Postprandial glucose, insulin, and free fatty acid responses to sucrose consumed with blackcurrants and lingonberries in healthy women.Am J Clin Nutr 2012; 96(3):527-33AJ
Sucrose induces high postprandial glucose and insulin responses. In vitro studies suggest that berries may reduce the digestion and absorption of sucrose and thereby suppress postprandial glycemia, but the evidence in humans is limited.
We investigated the effects of sucrose ingested with blackcurrants (Ribes nigrum) and lingonberries (Vaccinium vitis-idaea) on postprandial glucose, insulin, and free fatty acid responses.
Twenty healthy women participated in a randomized, controlled, crossover meal study. They consumed whole blackcurrants or lingonberries (150 g served as purées) or blackcurrant or lingonberry nectars (300 mL), each with 35 g added sucrose. Sucrose alone (35 g in 300 mL water) was used as a reference. Blood samples were collected at 0, 15, 30, 45, 60, 90, and 120 min.
In comparison with sucrose alone, ingestion of sucrose with whole berries resulted in reduced glucose and insulin concentrations during the first 30 min and a slower decline during the second hour and a significantly improved glycemic profile. Berries prevented the sucrose-induced late postprandial hypoglycemic response and the compensatory free fatty acid rebound. Nearly similar effects were observed when sucrose was consumed with berry nectars. The improved responses were evident despite the higher content of available carbohydrate in the berry and nectar meals, because of the natural sugars present in berries.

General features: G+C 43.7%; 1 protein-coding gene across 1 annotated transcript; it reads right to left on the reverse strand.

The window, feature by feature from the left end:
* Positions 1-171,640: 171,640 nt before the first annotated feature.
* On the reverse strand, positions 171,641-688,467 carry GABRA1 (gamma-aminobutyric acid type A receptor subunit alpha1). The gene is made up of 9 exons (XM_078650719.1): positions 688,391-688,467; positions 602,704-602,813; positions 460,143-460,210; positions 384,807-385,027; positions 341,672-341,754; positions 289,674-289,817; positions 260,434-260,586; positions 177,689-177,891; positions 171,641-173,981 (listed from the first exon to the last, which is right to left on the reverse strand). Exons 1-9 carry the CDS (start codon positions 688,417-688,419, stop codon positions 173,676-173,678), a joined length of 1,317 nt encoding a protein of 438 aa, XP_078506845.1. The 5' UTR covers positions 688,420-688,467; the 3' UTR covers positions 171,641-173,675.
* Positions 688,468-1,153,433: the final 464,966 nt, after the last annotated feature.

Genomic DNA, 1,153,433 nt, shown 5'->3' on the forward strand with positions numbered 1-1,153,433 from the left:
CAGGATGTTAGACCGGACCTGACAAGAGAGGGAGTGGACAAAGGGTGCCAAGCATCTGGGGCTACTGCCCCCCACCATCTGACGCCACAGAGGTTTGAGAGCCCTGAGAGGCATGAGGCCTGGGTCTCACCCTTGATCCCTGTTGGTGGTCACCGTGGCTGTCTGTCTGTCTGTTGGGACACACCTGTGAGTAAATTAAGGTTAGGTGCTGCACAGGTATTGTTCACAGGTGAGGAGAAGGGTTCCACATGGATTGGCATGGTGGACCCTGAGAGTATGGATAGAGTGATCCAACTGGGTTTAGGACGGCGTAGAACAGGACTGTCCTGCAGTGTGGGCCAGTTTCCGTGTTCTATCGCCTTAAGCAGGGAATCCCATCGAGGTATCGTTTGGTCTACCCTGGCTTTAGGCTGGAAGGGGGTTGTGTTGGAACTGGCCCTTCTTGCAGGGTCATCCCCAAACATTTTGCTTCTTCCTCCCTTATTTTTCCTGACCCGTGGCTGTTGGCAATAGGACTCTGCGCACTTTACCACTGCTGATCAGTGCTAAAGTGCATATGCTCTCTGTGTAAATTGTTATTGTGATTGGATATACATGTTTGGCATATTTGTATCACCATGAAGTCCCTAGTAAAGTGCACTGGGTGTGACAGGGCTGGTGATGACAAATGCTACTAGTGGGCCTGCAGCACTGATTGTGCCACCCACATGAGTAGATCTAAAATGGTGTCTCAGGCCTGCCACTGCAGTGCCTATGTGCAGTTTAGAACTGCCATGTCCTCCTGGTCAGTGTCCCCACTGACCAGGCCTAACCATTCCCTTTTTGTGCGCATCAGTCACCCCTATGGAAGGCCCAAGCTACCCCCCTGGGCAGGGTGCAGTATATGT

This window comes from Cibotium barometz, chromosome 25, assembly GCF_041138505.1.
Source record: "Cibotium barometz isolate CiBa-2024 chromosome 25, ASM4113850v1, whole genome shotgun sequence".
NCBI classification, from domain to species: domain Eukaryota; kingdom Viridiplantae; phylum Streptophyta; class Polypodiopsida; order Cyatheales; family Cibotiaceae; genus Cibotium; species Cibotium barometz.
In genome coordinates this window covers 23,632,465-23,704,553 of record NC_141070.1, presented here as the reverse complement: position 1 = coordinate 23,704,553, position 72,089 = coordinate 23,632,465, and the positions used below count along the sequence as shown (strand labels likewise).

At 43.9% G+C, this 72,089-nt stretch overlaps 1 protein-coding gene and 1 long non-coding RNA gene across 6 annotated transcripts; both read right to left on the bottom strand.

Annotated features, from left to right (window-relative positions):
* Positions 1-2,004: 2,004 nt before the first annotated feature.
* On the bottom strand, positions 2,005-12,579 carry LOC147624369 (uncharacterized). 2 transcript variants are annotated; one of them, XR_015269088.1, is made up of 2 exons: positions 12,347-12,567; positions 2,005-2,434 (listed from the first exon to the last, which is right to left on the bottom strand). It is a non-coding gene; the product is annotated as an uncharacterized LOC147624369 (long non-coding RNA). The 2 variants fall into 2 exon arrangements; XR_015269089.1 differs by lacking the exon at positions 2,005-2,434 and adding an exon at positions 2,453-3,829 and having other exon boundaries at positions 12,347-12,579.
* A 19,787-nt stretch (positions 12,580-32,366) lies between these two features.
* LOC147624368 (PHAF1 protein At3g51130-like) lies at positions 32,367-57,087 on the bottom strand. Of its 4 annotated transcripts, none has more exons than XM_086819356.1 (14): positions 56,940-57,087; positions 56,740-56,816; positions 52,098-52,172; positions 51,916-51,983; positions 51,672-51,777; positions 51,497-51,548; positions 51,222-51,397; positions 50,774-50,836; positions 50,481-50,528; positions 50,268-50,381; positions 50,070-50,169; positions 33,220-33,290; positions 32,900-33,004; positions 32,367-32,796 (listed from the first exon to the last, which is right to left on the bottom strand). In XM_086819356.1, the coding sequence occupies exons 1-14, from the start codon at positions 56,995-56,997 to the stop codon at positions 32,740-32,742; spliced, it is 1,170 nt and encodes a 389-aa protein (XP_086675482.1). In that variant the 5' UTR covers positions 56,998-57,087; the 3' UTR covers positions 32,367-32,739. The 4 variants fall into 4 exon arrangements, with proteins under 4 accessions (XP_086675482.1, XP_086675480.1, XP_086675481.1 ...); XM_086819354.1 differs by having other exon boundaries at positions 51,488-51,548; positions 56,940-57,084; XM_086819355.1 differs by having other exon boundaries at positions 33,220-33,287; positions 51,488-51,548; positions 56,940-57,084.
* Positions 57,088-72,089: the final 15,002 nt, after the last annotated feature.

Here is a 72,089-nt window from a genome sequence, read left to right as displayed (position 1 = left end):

Blackcurrants and lingonberries, as either whole berries or nectars, optimize the postprandial metabolic responses to sucrose. The responses are consistent with delayed digestion of sucrose and consequent slower absorption of glucose.